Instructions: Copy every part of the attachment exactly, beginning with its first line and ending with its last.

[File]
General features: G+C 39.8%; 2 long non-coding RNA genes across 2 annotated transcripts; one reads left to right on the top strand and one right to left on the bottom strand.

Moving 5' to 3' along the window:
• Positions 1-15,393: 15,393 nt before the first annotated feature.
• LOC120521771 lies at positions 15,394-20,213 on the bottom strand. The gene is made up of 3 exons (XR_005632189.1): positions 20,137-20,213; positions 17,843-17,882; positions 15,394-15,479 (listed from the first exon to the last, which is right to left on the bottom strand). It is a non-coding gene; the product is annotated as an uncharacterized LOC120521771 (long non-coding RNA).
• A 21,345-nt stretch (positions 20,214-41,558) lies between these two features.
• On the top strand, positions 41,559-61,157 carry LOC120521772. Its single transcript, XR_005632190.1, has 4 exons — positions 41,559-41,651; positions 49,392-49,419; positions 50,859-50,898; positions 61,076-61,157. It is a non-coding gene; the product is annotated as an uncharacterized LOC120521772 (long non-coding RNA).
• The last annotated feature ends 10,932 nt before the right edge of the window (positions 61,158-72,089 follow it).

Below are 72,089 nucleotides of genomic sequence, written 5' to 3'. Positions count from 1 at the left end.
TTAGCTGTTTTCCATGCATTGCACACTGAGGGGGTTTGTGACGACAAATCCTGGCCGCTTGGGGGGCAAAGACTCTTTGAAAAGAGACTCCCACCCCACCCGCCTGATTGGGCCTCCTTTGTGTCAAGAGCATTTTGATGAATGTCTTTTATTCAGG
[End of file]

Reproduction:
General features: G+C 39.8%; 2 long non-coding RNA genes across 2 annotated transcripts; one reads left to right on the top strand and one right to left on the bottom strand.

Moving 5' to 3' along the window:
• Positions 1-15,393: 15,393 nt before the first annotated feature.
• LOC120521771 lies at positions 15,394-20,213 on the bottom strand. The gene is made up of 3 exons (XR_005632189.1): positions 20,137-20,213; positions 17,843-17,882; positions 15,394-15,479 (listed from the first exon to the last, which is right to left on the bottom strand). It is a non-coding gene; the product is annotated as an uncharacterized LOC120521771 (long non-coding RNA).
• A 21,345-nt stretch (positions 20,214-41,558) lies between these two features.
• On the top strand, positions 41,559-61,157 carry LOC120521772. Its single transcript, XR_005632190.1, has 4 exons — positions 41,559-41,651; positions 49,392-49,419; positions 50,859-50,898; positions 61,076-61,157. It is a non-coding gene; the product is annotated as an uncharacterized LOC120521772 (long non-coding RNA).
• The last annotated feature ends 10,932 nt before the right edge of the window (positions 61,158-72,089 follow it).

Below are 72,089 nucleotides of genomic sequence, written 5' to 3'. Positions count from 1 at the left end.
TTAGCTGTTTTCCATGCATTGCACACTGAGGGGGTTTGTGACGACAAATCCTGGCCGCTTGGGGGGCAAAGACTCTTTGAAAAGAGACTCCCACCCCACCCGCCTGATTGGGCCTCCTTTGTGTCAAGAGCATTTTGATGAATGTCTTTTATTCAGG